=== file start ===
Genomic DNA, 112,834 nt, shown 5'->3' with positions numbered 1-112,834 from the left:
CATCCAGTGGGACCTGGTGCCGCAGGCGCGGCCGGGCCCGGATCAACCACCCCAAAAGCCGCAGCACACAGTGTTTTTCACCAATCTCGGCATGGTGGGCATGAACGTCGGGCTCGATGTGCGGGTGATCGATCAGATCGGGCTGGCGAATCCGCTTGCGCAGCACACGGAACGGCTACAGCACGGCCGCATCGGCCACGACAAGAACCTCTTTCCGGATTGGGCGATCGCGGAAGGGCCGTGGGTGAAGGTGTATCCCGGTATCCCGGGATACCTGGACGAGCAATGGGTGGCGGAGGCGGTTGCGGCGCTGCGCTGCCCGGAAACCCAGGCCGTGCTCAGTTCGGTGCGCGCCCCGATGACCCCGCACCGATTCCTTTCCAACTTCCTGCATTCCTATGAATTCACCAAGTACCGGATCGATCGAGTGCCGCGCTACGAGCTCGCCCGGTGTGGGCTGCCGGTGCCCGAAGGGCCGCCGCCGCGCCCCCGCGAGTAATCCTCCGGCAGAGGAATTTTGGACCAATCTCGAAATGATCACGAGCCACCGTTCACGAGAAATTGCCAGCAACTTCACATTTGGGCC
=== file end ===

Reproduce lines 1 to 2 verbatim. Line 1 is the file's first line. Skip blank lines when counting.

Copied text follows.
Genomic DNA, 112,834 nt, shown 5'->3' with positions numbered 1-112,834 from the left:
CATCCAGTGGGACCTGGTGCCGCAGGCGCGGCCGGGCCCGGATCAACCACCCCAAAAGCCGCAGCACACAGTGTTTTTCACCAATCTCGGCATGGTGGGCATGAACGTCGGGCTCGATGTGCGGGTGATCGATCAGATCGGGCTGGCGAATCCGCTTGCGCAGCACACGGAACGGCTACAGCACGGCCGCATCGGCCACGACAAGAACCTCTTTCCGGATTGGGCGATCGCGGAAGGGCCGTGGGTGAAGGTGTATCCCGGTATCCCGGGATACCTGGACGAGCAATGGGTGGCGGAGGCGGTTGCGGCGCTGCGCTGCCCGGAAACCCAGGCCGTGCTCAGTTCGGTGCGCGCCCCGATGACCCCGCACCGATTCCTTTCCAACTTCCTGCATTCCTATGAATTCACCAAGTACCGGATCGATCGAGTGCCGCGCTACGAGCTCGCCCGGTGTGGGCTGCCGGTGCCCGAAGGGCCGCCGCCGCGCCCCCGCGAGTAATCCTCCGGCAGAGGAATTTTGGACCAATCTCGAAATGATCACGAGCCACCGTTCACGAGAAATTGCCAGCAACTTCACATTTGGGCC